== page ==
In humpback whales, planetary hits also exist

ANIMALS – A circular and musical revolution. According to a recent study published in The Royal Society Open Science, humpback whales separated by nearly 13,000 kilometers were heard singing the same refrain. Enough to suggest that this species could be able to make itself heard on the other side of the planet.

Each population of whales communicates through songs that are unique to it. These songs allow them to learn but also to “discuss” their state of mind. At certain times, such as during times of reproduction, a group of whales can experience a “musical revolution”: the songs change as well as their intonations, but this remains quite exclusive to a group of whales.

However, underlines the study carried out by biologists and specialists in marine mammals, comparisons have shown that songs heard in 2018 in Ecuador were identical to others, recorded this time between 2016 and 2018 in French Polynesia. A surprise especially since these “musical themes” had already been spotted in 2011, this time on the Australian coast.

So many elements confirming that these songs are directional and therefore propagate towards the east. “This study demonstrates that songs first identified in Western populations can be transmitted throughout the South Pacific, supporting the potential for a circumpolar cultural transmission of song in the Southern Hemisphere and a vocal culture that does not is equal to ours”underline the researchers of the Royal Society.

Sea shanties that can go around the world

The song of the whales travels thousands of kilometres.
Pexels The song of the whales travels thousands of kilometres.

Pexels

For the moment, scientists are not able to say if these songs can reach the Indian Ocean. If this were the case, the song could thus carry out a complete “revolution” and return to its starting point, on the Australian coasts. However, they point out, it is very likely that by dint of transmission, the initial song has evolved.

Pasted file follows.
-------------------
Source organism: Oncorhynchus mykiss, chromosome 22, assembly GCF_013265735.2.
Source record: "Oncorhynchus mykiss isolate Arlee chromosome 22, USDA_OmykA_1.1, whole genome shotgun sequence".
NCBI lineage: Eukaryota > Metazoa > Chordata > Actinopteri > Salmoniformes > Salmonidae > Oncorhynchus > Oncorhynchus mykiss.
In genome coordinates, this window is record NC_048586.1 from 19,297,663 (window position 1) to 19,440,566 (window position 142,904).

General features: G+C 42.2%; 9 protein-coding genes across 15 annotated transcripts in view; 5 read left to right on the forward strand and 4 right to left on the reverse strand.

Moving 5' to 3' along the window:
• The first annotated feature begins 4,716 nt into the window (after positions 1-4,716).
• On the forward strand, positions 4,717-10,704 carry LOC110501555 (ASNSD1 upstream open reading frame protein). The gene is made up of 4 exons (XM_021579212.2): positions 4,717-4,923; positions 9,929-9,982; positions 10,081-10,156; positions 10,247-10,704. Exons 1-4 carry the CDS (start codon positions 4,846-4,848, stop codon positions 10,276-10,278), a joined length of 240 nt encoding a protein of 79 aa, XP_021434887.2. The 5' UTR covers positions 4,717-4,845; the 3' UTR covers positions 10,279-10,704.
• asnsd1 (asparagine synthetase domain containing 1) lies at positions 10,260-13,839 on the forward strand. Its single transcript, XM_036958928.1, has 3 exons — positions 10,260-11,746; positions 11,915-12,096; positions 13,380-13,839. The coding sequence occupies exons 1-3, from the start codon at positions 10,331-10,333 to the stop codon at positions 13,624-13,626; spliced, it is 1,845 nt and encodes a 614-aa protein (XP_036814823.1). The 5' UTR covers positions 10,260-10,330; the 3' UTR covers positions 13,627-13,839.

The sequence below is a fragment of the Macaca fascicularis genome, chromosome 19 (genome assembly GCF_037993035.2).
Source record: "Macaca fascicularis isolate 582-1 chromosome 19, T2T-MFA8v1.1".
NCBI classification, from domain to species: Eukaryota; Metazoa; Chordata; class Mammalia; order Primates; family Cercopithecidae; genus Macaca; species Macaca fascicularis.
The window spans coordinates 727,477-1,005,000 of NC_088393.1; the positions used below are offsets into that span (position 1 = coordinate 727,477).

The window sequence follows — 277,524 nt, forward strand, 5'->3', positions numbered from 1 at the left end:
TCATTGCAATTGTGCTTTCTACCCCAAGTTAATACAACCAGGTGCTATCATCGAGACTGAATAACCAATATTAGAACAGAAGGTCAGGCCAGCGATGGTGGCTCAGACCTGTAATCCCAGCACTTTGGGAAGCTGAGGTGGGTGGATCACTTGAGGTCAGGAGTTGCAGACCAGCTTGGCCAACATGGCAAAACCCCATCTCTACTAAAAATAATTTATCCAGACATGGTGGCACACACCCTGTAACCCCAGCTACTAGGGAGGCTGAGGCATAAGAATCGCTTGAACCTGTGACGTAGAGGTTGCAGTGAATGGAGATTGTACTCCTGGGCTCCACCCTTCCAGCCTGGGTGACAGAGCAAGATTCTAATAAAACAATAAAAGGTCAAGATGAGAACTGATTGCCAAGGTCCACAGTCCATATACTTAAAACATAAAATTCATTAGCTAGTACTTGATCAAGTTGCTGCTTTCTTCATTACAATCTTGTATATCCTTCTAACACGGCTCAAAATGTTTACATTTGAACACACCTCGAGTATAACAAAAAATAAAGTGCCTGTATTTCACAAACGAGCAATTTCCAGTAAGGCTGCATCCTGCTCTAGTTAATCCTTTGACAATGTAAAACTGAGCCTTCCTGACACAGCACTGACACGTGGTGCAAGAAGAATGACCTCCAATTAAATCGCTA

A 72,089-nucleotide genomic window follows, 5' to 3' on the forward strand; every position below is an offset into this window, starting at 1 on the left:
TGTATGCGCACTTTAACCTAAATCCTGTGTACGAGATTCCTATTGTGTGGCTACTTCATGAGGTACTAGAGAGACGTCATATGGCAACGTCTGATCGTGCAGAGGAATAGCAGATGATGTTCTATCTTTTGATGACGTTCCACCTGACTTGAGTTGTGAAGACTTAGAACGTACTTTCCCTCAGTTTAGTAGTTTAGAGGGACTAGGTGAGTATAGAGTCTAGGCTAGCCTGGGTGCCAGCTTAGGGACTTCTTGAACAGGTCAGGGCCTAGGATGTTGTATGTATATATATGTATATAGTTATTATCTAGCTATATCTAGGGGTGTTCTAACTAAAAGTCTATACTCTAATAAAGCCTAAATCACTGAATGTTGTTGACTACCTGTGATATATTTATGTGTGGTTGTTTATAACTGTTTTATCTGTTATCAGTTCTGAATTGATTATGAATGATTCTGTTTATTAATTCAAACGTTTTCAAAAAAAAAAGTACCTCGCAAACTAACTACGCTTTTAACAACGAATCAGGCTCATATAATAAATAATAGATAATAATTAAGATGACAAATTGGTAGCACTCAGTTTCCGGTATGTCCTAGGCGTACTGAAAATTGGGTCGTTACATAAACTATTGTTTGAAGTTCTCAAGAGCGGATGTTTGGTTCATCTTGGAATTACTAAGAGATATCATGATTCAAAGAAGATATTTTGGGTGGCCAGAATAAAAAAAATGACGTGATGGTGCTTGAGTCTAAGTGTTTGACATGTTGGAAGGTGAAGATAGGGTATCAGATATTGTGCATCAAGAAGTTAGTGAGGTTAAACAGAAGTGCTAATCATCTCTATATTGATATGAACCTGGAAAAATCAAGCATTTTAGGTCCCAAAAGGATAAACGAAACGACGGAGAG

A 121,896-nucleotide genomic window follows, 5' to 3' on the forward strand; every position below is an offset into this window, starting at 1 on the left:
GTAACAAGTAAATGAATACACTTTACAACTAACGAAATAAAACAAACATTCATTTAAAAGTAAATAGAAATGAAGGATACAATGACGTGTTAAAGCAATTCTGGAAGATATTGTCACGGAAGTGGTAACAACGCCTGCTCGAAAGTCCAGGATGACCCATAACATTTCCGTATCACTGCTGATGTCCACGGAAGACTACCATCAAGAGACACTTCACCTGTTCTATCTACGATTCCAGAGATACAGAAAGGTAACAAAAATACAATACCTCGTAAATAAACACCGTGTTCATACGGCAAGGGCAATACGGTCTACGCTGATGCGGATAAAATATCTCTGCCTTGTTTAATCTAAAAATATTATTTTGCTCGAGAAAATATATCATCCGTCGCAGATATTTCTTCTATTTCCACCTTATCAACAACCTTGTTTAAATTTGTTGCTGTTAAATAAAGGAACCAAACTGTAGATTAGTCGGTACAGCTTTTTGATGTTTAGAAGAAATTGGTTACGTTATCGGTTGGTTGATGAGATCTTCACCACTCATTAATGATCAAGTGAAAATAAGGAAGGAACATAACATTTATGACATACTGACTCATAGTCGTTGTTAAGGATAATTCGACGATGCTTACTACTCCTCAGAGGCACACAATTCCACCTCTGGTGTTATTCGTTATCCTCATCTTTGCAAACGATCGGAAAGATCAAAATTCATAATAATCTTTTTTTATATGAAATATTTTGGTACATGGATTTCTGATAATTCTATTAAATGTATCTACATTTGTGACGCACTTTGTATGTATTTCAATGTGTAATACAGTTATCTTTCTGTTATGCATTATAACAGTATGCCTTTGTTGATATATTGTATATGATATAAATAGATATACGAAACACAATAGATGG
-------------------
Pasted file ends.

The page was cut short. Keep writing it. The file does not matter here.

“Singing is a striking example of non-human cultural transmission and evolution. The study of humpback whale song culture not only draws parallels with characteristics of songbird song, but sheds light on the underlying mechanisms of social learning and cultural evolution in animals, ranging from fish to other cetacean species to humans” adds the study.

It remains to be seen how these whales meet to transmit these songs. The researchers’ most likely hypothesis is foraging. Whales are migratory animals and can travel 25,000 km per year. Depending on the season, a group of whales migrates from one area to another and it is at this time that different populations can transmit their songs to each other. This discovery could allow scientists to better understand the evolution of communication in cetaceans.

See also on The HuffPost: In The Netherlands, She Rides A Dying, Outraged Cetacean

A whale hit by a freighter –

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